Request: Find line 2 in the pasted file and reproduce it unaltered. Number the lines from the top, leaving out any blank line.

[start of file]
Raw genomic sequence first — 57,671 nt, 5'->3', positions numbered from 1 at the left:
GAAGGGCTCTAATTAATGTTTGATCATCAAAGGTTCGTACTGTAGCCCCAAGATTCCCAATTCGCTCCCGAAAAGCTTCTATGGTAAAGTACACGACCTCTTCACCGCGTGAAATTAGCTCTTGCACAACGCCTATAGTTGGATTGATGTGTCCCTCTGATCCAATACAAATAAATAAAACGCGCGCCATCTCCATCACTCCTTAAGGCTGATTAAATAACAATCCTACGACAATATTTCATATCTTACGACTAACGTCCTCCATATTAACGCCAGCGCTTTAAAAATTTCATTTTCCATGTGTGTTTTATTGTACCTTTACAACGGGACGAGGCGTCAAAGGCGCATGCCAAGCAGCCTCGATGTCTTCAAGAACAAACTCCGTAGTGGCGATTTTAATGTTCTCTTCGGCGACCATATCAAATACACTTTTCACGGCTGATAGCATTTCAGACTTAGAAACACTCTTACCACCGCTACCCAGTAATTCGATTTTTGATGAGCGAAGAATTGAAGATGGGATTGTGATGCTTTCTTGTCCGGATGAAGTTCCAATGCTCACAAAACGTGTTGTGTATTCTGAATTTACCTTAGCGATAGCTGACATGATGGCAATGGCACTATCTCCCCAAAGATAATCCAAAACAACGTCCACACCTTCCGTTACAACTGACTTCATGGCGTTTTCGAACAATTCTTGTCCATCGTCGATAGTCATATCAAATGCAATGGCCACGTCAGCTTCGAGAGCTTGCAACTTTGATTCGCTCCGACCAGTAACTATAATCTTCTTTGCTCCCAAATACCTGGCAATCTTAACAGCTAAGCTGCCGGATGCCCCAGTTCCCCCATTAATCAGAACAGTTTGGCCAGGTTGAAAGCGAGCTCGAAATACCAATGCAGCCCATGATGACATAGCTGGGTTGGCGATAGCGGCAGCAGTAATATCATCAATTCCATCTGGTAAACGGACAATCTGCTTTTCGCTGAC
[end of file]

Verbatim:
GAAGGGCTCTAATTAATGTTTGATCATCAAAGGTTCGTACTGTAGCCCCAAGATTCCCAATTCGCTCCCGAAAAGCTTCTATGGTAAAGTACACGACCTCTTCACCGCGTGAAATTAGCTCTTGCACAACGCCTATAGTTGGATTGATGTGTCCCTCTGATCCAATACAAATAAATAAAACGCGCGCCATCTCCATCACTCCTTAAGGCTGATTAAATAACAATCCTACGACAATATTTCATATCTTACGACTAACGTCCTCCATATTAACGCCAGCGCTTTAAAAATTTCATTTTCCATGTGTGTTTTATTGTACCTTTACAACGGGACGAGGCGTCAAAGGCGCATGCCAAGCAGCCTCGATGTCTTCAAGAACAAACTCCGTAGTGGCGATTTTAATGTTCTCTTCGGCGACCATATCAAATACACTTTTCACGGCTGATAGCATTTCAGACTTAGAAACACTCTTACCACCGCTACCCAGTAATTCGATTTTTGATGAGCGAAGAATTGAAGATGGGATTGTGATGCTTTCTTGTCCGGATGAAGTTCCAATGCTCACAAAACGTGTTGTGTATTCTGAATTTACCTTAGCGATAGCTGACATGATGGCAATGGCACTATCTCCCCAAAGATAATCCAAAACAACGTCCACACCTTCCGTTACAACTGACTTCATGGCGTTTTCGAACAATTCTTGTCCATCGTCGATAGTCATATCAAATGCAATGGCCACGTCAGCTTCGAGAGCTTGCAACTTTGATTCGCTCCGACCAGTAACTATAATCTTCTTTGCTCCCAAATACCTGGCAATCTTAACAGCTAAGCTGCCGGATGCCCCAGTTCCCCCATTAATCAGAACAGTTTGGCCAGGTTGAAAGCGAGCTCGAAATACCAATGCAGCCCATGATGACATAGCTGGGTTGGCGATAGCGGCAGCAGTAATATCATCAATTCCATCTGGTAAACGGACAATCTGCTTTTCGCTGAC